I started working with TypesetIO a few weeks ago. We are working on a way to create research papers that let you focus totally on the content while leaving the formatting to us. In my first few weeks, I wanted to setup some basic tools that make us developers more efficient.
We are an early stage startup. Being able to make changes as fast as possible is what would keep us afloat.
We automate because we want to remove the fear of missing out on a crucial step. We write scripts and tools because we want to eliminate the fear of spending a lot of time in doing things when we are pressed for time. I think the engineering of tools and automation is really about ensuring you can get the right answers with minimal effort and without unwittingly affecting anyone.
Some of the tools we worked on are described below.
We are targeting AWS as a deployment platform. All our servers have IP addresses. IP addresses are difficult to remember for uses like ssh or browsing. Usually, one keeps a lookup table or sets up a DNS server.
We tried setting up a DNS server, but what if that server went down? A manual lookup table is easy to access offline, but hard to keep updated and would also require you to lookup IP addresses before entering it into the browser or terminal.
To address this, we created a configuration file tracked in git that maintained a map from our given server name to its current IP address. We also have a small script that uses this map to modify the
/etc/hosts file on Unix like OSes. All you have to do is clone this repo and run a script once in a while or every time there is an update. This script will pull the latest configuration from your github or somebody’s git repo and update
/etc/hosts. This let’s you have tab-completion on the command line and memorable names for your servers.
Now when you add a new node on AWS, or re-create an old one, you change the config file accordingly and check it in. Everyone has access to these servers.
So far, unit test were executed only on people’s development environments. This is likely something you may forget. While you may add a git hook to ensure every commit passes unit tests, this will make you slower which is not what we want. We set up a Jenkins server and added a few hooks to our GitHub and had Jenkins run tests for all our code repositories every time there was a push to master.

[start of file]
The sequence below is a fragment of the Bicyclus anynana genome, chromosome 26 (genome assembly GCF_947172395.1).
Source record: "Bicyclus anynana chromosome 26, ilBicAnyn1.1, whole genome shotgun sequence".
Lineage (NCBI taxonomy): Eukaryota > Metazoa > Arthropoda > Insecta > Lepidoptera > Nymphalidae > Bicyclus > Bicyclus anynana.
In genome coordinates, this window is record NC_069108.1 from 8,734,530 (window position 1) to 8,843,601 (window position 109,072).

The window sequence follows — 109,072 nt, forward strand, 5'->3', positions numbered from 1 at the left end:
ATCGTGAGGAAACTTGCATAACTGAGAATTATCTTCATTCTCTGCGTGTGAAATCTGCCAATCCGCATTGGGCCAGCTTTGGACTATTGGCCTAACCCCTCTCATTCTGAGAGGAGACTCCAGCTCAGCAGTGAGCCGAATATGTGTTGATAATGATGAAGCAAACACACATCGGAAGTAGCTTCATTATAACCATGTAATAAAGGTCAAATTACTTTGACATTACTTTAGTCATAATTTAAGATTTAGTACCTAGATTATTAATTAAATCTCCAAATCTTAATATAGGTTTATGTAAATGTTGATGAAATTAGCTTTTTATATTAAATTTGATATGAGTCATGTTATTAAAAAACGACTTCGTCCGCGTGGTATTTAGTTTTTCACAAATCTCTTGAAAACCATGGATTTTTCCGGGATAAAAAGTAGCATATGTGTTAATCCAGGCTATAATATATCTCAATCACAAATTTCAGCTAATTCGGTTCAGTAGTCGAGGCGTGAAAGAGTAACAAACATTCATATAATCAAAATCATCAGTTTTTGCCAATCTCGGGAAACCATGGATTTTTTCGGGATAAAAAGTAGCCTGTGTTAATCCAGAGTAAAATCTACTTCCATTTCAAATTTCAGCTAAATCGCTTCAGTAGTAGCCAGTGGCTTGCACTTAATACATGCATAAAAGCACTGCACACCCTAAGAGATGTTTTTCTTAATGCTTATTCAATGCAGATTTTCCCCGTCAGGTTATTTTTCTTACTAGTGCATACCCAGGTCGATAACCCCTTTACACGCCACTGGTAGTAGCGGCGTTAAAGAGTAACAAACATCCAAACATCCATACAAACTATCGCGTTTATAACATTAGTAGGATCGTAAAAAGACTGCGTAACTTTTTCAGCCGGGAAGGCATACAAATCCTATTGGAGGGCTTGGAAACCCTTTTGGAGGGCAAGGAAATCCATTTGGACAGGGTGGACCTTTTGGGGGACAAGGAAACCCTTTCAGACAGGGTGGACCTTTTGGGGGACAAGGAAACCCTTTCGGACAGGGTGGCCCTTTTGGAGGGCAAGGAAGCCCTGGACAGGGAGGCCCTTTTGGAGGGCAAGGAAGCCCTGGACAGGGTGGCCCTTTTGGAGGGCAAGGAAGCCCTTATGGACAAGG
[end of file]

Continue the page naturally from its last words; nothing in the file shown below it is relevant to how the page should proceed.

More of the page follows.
I believe you should solve for the norm and not for the exceptions. The githook approach would have prevented broken builds completely. The continuous integration / testing approach may get you occasionally broken builds but our developers don’t break builds often. We did not want them to be slowed down because of something so rare.
Once a commit has all the tests passing successfully, we consider it to be a certified build. This certified build now will be deployed to our stage servers automatically by a Jenkins hook. With continuous testing and deployments, I wanted to get to a point where deployments are so natural that the master branch is considered to be sacrosanct, yet very easy to push to.
Stage is where verification of features happen within our closed group before we would ship it to production.
My goal with these small wins is to create a development environment and process where the amount of code that hasn’t seen production is minimal and the angst or inertia against writing new features is minimal as well.
We are looking for engineers who want to change how research is done. If you are curious, self-organising and are looking for a challenge that whets your appetite for solving large problems, get in touch at ‘careers’ at `typeset.io’.
Update: I have published part II of Fear Free software engineering. If you enjoyed this, you may enjoy that too.October, 2015